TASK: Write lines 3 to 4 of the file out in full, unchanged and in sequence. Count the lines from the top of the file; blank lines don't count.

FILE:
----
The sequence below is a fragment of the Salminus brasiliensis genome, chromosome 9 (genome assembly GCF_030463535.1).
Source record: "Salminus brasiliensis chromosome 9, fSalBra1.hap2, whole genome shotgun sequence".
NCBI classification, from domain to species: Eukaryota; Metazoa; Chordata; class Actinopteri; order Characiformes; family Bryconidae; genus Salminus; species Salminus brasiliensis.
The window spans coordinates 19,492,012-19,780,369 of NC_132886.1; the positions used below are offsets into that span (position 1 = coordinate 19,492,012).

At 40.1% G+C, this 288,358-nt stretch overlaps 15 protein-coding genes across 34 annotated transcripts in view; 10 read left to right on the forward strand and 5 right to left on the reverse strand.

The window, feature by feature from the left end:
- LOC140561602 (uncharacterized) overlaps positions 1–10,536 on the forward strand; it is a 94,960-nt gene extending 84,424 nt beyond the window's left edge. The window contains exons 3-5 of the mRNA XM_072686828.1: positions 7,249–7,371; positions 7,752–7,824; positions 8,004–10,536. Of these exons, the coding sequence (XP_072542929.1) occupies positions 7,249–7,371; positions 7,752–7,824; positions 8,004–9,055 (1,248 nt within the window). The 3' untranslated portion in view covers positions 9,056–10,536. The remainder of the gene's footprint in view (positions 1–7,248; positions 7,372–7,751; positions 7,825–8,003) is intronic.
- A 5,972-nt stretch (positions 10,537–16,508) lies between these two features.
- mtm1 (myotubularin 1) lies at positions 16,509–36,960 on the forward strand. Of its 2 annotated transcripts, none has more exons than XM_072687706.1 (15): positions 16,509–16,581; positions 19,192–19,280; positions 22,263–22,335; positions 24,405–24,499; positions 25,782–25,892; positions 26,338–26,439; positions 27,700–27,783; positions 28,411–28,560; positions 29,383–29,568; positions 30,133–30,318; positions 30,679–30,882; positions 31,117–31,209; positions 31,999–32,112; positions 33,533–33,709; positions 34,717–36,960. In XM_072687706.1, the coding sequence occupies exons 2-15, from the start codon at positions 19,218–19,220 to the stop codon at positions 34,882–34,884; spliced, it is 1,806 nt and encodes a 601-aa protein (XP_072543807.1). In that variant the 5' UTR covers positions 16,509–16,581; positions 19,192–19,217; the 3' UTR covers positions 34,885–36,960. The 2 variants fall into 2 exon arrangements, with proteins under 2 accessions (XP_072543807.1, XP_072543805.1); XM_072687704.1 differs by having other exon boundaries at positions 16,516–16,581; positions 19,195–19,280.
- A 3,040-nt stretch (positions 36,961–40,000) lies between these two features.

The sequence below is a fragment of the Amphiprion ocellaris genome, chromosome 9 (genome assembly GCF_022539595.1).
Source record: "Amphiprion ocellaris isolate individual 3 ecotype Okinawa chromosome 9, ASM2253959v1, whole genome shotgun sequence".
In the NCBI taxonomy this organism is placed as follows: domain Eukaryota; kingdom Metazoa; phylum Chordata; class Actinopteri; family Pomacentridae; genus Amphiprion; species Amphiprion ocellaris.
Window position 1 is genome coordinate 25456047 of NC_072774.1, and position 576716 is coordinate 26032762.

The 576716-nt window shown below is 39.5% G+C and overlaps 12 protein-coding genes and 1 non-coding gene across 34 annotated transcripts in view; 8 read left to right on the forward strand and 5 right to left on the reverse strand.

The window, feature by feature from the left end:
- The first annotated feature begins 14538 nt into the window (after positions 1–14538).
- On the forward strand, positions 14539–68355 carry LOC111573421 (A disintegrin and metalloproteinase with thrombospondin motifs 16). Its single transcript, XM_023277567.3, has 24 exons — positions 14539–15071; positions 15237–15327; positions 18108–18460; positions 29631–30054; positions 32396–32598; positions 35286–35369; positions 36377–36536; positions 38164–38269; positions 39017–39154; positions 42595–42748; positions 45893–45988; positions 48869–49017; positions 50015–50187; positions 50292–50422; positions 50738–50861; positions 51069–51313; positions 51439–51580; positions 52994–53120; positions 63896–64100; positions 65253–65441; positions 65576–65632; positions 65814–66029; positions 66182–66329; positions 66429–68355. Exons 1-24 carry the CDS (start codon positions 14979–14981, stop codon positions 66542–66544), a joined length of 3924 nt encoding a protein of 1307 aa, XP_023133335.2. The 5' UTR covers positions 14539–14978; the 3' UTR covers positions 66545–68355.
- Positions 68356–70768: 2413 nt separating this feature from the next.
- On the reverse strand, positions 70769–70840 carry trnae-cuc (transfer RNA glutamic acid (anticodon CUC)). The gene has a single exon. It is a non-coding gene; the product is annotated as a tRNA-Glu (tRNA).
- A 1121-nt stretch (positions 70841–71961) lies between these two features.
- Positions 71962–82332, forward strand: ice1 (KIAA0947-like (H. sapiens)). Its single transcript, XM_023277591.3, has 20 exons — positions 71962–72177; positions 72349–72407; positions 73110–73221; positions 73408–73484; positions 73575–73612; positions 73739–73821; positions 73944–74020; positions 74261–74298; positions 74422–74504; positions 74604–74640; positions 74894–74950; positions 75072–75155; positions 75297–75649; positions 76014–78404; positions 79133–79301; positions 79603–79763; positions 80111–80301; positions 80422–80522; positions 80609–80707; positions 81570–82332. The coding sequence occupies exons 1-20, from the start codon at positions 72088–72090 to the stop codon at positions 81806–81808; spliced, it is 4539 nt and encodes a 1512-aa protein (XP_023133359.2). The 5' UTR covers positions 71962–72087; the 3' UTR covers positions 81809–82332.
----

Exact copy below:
NCBI classification, from domain to species: Eukaryota; Metazoa; Chordata; class Actinopteri; order Characiformes; family Bryconidae; genus Salminus; species Salminus brasiliensis.
The window spans coordinates 19,492,012-19,780,369 of NC_132886.1; the positions used below are offsets into that span (position 1 = coordinate 19,492,012).